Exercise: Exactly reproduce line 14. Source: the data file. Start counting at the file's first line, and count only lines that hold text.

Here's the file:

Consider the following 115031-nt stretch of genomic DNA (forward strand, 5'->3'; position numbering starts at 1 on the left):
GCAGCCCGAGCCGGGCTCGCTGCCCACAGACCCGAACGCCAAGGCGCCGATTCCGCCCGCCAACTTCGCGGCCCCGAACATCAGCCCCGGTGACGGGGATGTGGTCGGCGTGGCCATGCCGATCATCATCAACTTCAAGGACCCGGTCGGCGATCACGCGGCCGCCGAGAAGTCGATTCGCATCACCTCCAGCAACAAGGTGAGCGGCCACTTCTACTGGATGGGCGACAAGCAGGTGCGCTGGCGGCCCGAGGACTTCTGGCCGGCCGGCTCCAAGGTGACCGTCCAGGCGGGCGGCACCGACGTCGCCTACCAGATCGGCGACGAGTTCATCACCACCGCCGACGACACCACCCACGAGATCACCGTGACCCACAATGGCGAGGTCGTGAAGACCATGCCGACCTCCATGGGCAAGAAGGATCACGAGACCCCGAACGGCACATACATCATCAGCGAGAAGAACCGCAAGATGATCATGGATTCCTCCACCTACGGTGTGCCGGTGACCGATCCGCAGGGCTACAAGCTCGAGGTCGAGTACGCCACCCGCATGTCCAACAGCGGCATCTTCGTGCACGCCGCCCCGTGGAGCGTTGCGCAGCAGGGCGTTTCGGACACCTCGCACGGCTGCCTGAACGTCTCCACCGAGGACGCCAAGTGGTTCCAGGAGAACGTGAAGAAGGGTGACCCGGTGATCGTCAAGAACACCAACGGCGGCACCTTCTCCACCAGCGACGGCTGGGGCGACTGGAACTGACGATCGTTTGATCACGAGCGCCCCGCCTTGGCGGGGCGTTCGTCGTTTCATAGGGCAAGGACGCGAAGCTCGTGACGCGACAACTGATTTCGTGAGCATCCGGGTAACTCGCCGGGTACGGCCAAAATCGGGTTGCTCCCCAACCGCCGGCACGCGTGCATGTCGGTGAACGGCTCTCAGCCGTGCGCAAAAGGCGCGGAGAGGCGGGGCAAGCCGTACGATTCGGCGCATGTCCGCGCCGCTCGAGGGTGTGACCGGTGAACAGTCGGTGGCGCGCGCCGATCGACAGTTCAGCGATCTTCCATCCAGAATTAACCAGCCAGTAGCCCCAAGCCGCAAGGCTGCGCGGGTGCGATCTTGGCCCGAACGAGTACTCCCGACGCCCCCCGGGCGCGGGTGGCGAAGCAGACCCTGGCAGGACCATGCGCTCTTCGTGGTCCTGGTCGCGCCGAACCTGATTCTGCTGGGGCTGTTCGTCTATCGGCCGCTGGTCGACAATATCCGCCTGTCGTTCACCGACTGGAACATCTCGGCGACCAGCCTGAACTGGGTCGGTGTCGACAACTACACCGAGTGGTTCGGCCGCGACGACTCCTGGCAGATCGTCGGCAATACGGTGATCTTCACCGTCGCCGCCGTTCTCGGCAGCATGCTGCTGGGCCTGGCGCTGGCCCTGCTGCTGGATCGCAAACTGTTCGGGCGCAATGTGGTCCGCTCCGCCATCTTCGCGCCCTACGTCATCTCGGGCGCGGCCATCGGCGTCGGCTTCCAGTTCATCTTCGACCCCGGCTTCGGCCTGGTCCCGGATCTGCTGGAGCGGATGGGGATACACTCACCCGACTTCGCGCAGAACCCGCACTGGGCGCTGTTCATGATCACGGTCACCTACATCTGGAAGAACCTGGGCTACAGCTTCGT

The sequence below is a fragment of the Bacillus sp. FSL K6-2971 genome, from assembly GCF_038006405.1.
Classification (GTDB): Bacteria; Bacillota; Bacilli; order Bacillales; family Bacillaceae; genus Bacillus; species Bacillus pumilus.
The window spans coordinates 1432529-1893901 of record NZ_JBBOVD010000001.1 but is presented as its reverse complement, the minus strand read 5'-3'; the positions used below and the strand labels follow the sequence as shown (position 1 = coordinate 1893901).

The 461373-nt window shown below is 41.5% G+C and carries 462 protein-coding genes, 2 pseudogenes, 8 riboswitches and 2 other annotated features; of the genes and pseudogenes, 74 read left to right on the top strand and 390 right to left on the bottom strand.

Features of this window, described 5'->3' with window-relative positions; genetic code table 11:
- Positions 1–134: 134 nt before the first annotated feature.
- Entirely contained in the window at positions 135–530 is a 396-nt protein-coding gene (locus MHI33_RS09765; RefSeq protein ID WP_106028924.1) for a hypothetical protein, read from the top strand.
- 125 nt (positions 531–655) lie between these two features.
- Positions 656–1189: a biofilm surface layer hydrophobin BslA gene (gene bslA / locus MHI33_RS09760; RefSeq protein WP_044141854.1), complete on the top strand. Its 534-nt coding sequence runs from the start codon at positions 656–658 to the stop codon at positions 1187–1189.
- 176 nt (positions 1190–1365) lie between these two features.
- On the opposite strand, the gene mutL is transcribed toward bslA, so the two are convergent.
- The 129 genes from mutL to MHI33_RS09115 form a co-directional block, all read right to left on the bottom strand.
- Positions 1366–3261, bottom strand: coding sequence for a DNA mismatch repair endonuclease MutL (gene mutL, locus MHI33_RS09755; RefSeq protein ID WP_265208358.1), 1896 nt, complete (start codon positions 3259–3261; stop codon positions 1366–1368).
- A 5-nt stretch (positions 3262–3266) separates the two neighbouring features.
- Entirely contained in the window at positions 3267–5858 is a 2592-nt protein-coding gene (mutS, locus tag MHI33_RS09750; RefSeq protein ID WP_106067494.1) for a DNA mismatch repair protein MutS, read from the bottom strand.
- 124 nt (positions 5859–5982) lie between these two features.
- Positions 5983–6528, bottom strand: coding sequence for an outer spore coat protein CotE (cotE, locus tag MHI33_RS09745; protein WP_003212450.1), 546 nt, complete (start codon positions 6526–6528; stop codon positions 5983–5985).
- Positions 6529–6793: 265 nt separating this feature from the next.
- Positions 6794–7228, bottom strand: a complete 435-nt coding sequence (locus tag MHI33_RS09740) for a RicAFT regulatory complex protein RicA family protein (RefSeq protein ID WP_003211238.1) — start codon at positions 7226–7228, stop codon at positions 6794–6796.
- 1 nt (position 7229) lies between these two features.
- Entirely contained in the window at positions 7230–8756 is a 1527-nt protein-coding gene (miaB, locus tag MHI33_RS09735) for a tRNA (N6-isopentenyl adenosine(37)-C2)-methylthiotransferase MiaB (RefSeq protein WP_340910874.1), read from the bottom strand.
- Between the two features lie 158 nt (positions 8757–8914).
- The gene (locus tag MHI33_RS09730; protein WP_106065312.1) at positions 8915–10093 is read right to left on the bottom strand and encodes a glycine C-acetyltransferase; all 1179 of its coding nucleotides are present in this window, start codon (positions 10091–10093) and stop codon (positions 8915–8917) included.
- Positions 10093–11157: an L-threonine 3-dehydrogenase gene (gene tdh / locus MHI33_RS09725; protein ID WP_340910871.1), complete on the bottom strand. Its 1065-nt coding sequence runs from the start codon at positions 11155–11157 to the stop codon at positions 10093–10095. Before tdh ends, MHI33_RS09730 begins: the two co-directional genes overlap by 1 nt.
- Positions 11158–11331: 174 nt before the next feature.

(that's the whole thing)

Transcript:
- The 129 genes from mutL to MHI33_RS09115 form a co-directional block, all read right to left on the bottom strand.